How Israeli Attitudes Toward Democracy Have Changed Under Benjamin Netanyahu Under 10 years of Benjamin Netanyahu Israel's democracy has been put to the test in new ways — with new laws declaring Israel a Jewish state and making work tougher for left-wing advocates.

How Israeli Attitudes Toward Democracy Have Changed Under Benjamin Netanyahu

How Israeli Attitudes Toward Democracy Have Changed Under Benjamin Netanyahu

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Under 10 years of Benjamin Netanyahu Israel's democracy has been put to the test in new ways — with new laws declaring Israel a Jewish state and making work tougher for left-wing advocates.


Israeli elections are on Tuesday, and Prime Minister Benjamin Netanyahu is running for another term. He's already been in office for 10 years. NPR's Daniel Estrin is reporting on how Israel has changed in that time. Here he looks at how Israeli attitudes toward democracy itself have changed.


DANIEL ESTRIN, BYLINE: An uproar at Israel's Supreme Court - a far-right politician is on the stand accused of racism against Arabs. In a matter of days, the court would ban him from running in elections. One of his supporters shouts at the judges, the game is rigged. His group storms out of the courtroom. In the hall, they meet a group of Palestinian Arab politicians, citizens of Israel, also running in the election.

UNIDENTIFIED PERSON #1: (Speaking Hebrew).

ESTRIN: They call the Arab politicians trash, traitors, murderers. Koby Matza, a lawyer for Prime Minister Benjamin Netanyahu's party, is also at the court, and he joins in. I ask him what he was yelling.

KOBY MATZA: What I was saying is that if they would do they're we're doing here, doing everything they can to hurt the state of Israel, in another country, they would be in jail for treason.

ESTRIN: Many Israelis feel the same way, pointing to a few examples - a former Arab lawmaker accused of conspiring with Hezbollah, another jailed for smuggling phones to Palestinians in prison. Matza says democracy has its limits, and he wants to disqualify Arab parties from running for office.

MATZA: I think the Supreme Court should put an end sometimes to Democracy because when you squeeze the democracy till the end, you have to say enough is enough.

ESTRIN: Polls have shown that trust in Israel's Supreme Court has decreased under Netanyahu. Yedidia Stern is with the nonpartisan Israel Democracy Institute.

YEDIDIA STERN: How can we live together when we do not have the trust in the court? This is a real threat.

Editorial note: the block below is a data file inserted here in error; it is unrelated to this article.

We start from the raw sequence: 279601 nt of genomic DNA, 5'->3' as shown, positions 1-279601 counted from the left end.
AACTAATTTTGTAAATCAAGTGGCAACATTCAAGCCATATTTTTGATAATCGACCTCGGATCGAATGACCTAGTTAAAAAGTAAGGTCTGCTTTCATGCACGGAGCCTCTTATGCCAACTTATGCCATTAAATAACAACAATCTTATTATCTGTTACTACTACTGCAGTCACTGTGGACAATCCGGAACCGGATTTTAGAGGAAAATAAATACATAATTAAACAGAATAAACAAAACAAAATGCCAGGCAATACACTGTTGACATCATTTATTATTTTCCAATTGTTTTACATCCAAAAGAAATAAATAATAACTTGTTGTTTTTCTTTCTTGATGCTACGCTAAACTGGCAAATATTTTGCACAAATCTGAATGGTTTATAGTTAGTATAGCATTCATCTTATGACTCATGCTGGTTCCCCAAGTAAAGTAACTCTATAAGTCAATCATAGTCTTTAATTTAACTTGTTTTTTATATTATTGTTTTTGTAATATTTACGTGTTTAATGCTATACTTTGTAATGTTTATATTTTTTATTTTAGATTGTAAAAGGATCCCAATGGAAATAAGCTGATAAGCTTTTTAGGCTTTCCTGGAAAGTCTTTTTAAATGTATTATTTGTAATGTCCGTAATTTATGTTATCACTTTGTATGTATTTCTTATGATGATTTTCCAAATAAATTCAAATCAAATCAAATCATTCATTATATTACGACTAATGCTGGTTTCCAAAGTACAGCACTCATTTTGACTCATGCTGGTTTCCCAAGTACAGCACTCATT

ESTRIN: The court often sides with Palestinians, and Netanyahu's government has tried to reduce its powers.

STERN: The court is trying to help Israel to become what the court thinks is right for Israel, which is a liberal society which comes with human rights. They push equality in the face of people that people are not so sure that equality is so important here in Israel.

ESTRIN: Netanyahu has also singled out left-wing Israeli groups, especially those advocating for Palestinians. Debbie Gild-Hayo is with the Association for Civil Rights in Israel. She showed me footage from a Parliament hearing she attended that almost made her cry. She was there to oppose a bill targeting liberal groups for accepting money from European governments.


UNIDENTIFIED PERSON #2: (Foreign language spoken).

DEBBIE GILD-HAYO: If you can see this guy sitting here, he's working with the justice minister. And you can see that he's, like, giggling deliberately. The whole point of this kind of thing is the delegitimization, painting the NGOs as working for foreign interests, et cetera.

ESTRIN: Netanyahu's pitch to the country is that things have never been better than under his leadership. Unemployment is down. Incomes are up. The country scores well on the U.N.'s World Happiness Index. Here's what he said recently about Israel's cybersecurity industry.


PRIME MINISTER BENJAMIN NETANYAHU: We are one-tenth of 1 percent of the world's population, and we have 20 percent of the share of the global markets. We're punching 200 times above our weight. Something big is happening in Israel.

ESTRIN: But some observers say there's a tradeoff between economic success and democratic values. Stern from the Israel Democracy Institute.

STERN: Now, I must say that from physical point of view, Israel is in a golden age right now when you talk about the economics, when you talk about security - and all these to his credit. So why is it a tragedy - because while he was doing such great things for us, in order to sustain his position, he was dividing society as a strategy.

ESTRIN: That division is seen sharply when it comes to the 20 percent of the country who are Arabs. Netanyahu's government has prioritized Israel's Jewish character and wrote it into law.


NETANYAHU: (Speaking Hebrew).

ESTRIN: Netanyahu said everyone has equal rights, but, quote, "Israel is the nation state not of all of its citizens but only of the Jewish people." That makes sense to Ron Vainshtein, a young tattooed Israeli cutting salmon for sushi at an upscale Tel Aviv market.

RON VAINSHTEIN: Jewish is more important because especially when we're all surrounded Arabs countries. It's more important. It's going to be - still going to be a Jewish country and not democratic.

ESTRIN: Another Israeli at the market, Gabi Gold, is here on a visit. She says she left Israel for London because of Netanyahu.

GABI GOLD: I left because he's very - he likes to instigate. He likes to create racism. There's an atmosphere of hate and fear, and I'm not like that. I don't want that.

ESTRIN: When Netanyahu ran for re-election four years ago, he warned that masses of Arab citizens were showing up to vote. He later apologized for the comment, but it's credited with helping him win. Daniel Estrin, NPR News, Tel Aviv.

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